I found a web page that has a long list of Catholic men and women martyred by the Soviets in the Ukraine. These martyrs are all declared Blessed. Its impossible to tell how many more were martyred and not declared Blessed, how many others were martyred and we'll just never know, how many Orthodox and other Christians (and this only those in the Ukraine).
Two stories in particular really struck me:
Blessed Sr. Tarsykia Matskiv was born on 23 March 1919 in the village ofAll she did was answer the door.
Khodoriv, Lviv District, baptized as Ol'ha. On 3 May 1938 she entered the Sister
Servants of Mary Immaculate. After professing her first vows on 5 November 1940,
she worked in her convent. Even prior to the Bolshevik arrival in Lviv, Sr.
Tarsykia made a private oath to her spiritual director, Fr. Volodymyr Kovalyk
O.S.B.M., that she would sacrifice her life for the conversion of Russia and for
the good of the Catholic Church. The Bolsheviks were determined to destroy the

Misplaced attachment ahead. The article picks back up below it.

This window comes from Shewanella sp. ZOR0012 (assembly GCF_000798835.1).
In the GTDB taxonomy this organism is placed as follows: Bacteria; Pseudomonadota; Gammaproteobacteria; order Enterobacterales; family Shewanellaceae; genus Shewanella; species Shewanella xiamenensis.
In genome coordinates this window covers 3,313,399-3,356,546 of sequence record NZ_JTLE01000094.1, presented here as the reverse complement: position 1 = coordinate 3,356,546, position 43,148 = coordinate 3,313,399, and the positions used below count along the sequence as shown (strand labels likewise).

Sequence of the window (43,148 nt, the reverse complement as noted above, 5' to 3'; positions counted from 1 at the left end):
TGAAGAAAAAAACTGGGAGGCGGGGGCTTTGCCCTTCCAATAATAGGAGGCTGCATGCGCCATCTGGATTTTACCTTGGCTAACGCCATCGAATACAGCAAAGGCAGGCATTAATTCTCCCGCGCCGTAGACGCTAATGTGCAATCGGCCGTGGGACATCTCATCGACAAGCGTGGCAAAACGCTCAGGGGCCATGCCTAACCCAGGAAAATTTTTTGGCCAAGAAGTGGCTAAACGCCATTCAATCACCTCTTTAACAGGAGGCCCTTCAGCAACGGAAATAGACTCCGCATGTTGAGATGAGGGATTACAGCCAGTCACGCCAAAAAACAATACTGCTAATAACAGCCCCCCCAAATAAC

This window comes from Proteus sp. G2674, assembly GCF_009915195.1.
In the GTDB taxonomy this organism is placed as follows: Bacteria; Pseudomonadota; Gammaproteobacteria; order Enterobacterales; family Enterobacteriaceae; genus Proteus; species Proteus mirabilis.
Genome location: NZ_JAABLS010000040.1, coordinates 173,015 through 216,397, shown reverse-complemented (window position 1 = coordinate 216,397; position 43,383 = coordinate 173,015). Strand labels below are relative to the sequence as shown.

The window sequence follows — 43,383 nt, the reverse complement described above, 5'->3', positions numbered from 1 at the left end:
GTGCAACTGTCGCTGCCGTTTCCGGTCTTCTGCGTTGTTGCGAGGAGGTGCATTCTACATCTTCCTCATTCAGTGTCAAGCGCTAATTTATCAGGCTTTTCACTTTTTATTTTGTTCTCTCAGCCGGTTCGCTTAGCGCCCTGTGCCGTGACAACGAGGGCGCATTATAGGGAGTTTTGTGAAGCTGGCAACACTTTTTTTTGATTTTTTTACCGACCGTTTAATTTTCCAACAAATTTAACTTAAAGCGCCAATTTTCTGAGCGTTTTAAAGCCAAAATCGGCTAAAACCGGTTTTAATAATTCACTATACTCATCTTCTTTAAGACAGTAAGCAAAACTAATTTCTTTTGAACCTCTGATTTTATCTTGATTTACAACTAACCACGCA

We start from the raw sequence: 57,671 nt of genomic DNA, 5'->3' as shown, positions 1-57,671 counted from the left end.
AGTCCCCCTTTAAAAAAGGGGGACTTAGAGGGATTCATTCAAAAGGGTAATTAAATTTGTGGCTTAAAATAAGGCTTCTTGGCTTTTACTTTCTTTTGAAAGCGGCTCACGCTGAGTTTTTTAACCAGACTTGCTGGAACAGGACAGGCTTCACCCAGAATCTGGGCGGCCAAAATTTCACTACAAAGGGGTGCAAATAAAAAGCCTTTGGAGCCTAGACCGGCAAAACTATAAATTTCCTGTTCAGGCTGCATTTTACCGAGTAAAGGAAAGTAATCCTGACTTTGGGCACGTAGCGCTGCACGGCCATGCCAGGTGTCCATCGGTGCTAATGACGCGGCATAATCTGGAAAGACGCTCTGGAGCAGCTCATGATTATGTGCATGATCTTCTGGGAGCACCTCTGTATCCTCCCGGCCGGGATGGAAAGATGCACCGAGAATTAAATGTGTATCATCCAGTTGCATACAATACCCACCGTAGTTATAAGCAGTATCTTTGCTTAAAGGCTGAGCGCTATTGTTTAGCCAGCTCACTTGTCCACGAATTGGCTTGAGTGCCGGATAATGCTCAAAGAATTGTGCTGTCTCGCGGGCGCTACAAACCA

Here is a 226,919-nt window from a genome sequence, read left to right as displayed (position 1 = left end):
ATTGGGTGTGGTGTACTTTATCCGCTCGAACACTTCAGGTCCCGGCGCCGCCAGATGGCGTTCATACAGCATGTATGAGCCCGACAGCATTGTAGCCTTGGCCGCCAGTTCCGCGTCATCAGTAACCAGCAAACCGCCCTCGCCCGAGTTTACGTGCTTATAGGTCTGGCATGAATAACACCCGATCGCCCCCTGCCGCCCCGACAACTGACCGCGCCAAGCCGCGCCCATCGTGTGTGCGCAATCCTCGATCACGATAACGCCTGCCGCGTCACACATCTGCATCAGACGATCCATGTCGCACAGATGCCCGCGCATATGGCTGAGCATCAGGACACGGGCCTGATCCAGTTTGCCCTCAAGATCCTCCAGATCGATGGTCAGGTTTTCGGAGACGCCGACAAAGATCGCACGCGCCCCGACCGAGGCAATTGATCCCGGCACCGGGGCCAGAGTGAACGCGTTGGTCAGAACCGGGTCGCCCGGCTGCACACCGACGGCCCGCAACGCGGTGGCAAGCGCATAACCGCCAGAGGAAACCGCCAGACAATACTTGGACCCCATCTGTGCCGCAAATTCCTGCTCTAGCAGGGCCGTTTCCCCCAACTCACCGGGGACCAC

monastery. On the morning of 17 July 1944 at 8 a.m., a Russian soldier rang the
convent door. When Sr. Taryskia answered the door she was shot without warning
Blessed Fr. Roman Lysko was born on 14 August 1914 in Horodok, Lviv Region. HeI didn't get it at first so I had to look up the word "immured". I found this at thefreedictionary.com:
graduated from the Lviv Theological Academy. He and his wife worked very gladly
with the youth. On 28 August 1941 he was ordained to the priesthood by
Metropolitan Andrei Sheptyts'kyi. On 9 September 1949, he was arrested by the
NKVD (KGB) and put into a prison on Lontskoho St in Lviv. The people of Liviv
reported to one another that after being tortured, the young Fr. Roman sang
psalms at the top of his voice. It was then reported that they had immured him
alive in the prison walls. His death is officially dated on 14 October 1949.
tr.v. im·mured, im·mur·ing, im·mures
1. To confine within or as if within walls; imprison.
2. To build into a wall: immure a shrine.
3. To entomb in a wall
They built the wall around the priest. They were so afraid of him that they entombed him in their prison, where they felt he couldn't do them any more harm. How horrible would be to have the wall built all around you? Of course I also wonder, on a lighter note, why do we have a word dedicated to that specific purpose?
As an aside I recommend a book called Tortured for Christ. Its written by a Lutheran pastor about his experiences of persecution and imprisonment in Communist Eastern Europe. You can get a free copy here actually.